Earlier this month, amateur wildlife photographer Nick Landry looked like he was taking pictures in the Serengeti.
In reality, he had spent several hours quietly making his way through the yellow grasses of the Tantramar swamp near the New Brunswick-Nova Scotia border.
His efforts paid off and he was rewarded with several shots of a recent resident of the area: sandhill cranes.
“They’re almost like nothing you’ve seen before,” Landry said. “It was almost like you were in Africa because they look…almost like an ostrich.”
Standing nearly 1.3 meters tall, sandhill cranes are in the running for the largest bird in the province.
Their slate-gray coloring looks stark white against the dead grasses of the April marshes.
Landry, 20, says with their blood red foreheads, they are surreal to meet.
“Very different,” Landry said. “Very different from anything I’ve seen.”
House on the Prairies
Cranes are rare in New Brunswick, not because they are rare, but because they are not supposed to be here.
Sandhill cranes are most commonly found in the Prairies and Midwestern United States, although there are breeding populations in Ontario, according to Gary Donaldson, Atlantic Protected Areas and Stewardship Manager for the Canadian Wildlife Service.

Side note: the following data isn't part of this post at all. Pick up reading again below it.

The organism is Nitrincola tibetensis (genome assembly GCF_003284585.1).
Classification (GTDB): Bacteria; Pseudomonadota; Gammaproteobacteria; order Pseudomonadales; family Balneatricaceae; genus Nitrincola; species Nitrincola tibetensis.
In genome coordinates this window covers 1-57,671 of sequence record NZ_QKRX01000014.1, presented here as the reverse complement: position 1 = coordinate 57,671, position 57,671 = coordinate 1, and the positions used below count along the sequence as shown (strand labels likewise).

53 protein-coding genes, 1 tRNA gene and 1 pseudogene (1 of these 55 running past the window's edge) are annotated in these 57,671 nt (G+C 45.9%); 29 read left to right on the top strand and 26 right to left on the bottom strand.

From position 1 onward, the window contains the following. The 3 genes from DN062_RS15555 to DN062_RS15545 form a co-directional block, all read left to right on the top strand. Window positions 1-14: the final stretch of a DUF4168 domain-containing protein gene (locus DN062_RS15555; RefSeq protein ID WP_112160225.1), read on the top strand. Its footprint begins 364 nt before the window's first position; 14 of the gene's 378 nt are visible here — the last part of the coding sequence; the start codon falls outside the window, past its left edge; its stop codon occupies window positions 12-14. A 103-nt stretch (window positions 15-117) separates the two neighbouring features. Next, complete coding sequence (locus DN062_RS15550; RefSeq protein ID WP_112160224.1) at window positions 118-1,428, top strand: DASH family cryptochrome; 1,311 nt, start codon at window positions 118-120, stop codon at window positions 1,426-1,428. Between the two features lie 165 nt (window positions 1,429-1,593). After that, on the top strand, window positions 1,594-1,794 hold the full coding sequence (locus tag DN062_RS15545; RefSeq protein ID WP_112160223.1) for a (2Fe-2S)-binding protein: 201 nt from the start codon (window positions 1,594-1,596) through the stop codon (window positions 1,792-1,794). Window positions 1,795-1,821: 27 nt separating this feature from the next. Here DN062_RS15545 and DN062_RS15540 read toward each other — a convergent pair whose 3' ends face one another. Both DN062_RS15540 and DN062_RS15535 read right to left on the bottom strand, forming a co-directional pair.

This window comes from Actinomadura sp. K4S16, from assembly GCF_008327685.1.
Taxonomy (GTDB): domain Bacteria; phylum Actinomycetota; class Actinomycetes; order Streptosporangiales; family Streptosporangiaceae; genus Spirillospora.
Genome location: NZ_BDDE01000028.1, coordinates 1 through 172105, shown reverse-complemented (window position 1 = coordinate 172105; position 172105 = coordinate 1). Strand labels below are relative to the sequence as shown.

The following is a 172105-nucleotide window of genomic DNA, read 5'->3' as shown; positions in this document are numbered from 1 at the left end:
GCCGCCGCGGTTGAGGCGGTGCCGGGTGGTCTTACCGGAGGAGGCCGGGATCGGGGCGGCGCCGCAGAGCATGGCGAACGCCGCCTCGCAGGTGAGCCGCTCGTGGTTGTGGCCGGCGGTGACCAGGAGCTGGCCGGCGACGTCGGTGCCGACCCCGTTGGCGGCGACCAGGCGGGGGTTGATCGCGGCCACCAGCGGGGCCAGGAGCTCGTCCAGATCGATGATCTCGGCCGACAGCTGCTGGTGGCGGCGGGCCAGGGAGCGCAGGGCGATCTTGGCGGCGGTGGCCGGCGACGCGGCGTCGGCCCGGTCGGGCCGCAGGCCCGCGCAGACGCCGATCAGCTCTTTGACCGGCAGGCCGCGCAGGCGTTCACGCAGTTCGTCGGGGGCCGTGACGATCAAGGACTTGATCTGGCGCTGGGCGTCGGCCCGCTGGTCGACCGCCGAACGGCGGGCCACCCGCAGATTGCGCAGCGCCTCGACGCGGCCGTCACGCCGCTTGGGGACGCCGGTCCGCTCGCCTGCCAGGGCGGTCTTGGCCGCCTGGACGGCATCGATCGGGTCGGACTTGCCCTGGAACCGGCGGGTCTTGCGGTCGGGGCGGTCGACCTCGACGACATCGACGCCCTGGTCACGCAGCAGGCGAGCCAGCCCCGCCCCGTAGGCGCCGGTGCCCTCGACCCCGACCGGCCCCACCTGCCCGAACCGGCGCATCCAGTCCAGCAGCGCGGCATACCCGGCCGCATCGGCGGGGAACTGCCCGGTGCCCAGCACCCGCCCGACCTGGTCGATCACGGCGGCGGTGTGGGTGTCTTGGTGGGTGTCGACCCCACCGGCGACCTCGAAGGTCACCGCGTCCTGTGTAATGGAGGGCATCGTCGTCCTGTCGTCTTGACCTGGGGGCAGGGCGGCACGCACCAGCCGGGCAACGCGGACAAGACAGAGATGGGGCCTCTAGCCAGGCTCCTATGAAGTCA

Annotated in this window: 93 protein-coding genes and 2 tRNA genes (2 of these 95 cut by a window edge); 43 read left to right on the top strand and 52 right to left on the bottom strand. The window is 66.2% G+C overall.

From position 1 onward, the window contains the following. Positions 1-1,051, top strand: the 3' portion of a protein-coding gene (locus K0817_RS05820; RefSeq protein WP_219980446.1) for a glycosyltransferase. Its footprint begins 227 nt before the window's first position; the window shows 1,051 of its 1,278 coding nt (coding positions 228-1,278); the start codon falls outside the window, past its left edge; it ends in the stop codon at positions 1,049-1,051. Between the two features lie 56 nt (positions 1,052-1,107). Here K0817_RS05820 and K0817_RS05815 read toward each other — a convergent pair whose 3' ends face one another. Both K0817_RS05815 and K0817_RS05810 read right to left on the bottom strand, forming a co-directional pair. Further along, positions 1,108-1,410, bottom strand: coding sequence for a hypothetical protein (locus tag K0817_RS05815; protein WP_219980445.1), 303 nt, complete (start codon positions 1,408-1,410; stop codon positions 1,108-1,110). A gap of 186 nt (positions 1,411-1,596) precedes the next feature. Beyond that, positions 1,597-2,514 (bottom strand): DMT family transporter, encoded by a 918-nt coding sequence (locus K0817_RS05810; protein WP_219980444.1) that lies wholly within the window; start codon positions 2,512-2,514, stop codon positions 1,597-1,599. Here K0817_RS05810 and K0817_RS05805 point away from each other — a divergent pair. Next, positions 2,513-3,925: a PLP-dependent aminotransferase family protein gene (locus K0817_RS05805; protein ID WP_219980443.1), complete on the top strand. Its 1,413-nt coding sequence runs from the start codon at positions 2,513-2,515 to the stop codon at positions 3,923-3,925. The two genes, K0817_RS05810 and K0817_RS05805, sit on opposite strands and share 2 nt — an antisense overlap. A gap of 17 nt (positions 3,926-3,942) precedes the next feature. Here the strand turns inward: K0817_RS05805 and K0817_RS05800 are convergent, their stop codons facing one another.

“If you look at the concentration of the species, they’re really kind of a mid-continent bird,” Donaldson said. “The Prairies are where you’re most likely to see them.”
Donaldson says sandhill cranes have only been reported in the swamp in recent years, but he believes they breed here.
“It’s something new, but regular, I would say now,” Donaldson said.
He does not know when the cranes began to frequent the marshes and fields near Jolicure, NB. He says they may have been in the area for the past 20 years, but no one noticed them until a few years ago when their presence was first recorded.
By choice or by storm?
He has a few theories about how they got to the Tantramar Swamp area.
“There are all kinds of reasons birds show up in crazy places and if you’re an animal with wings it’s pretty common for you to go places because it’s so easy to go. in places,” Donaldson said. “But being swept away by storms is definitely one of the reasons birds scatter to different places.”
Donaldson notes that they may also be here as a natural extension of their territory. He says the easternmost populations of sandhill cranes are doing quite well, so their presence in New Brunswick may just be an example of a “founder” population splitting off from their traditional habitat.
He says he fully understands why birdwatchers like Landry are drawn to them. He always finds them breathtaking.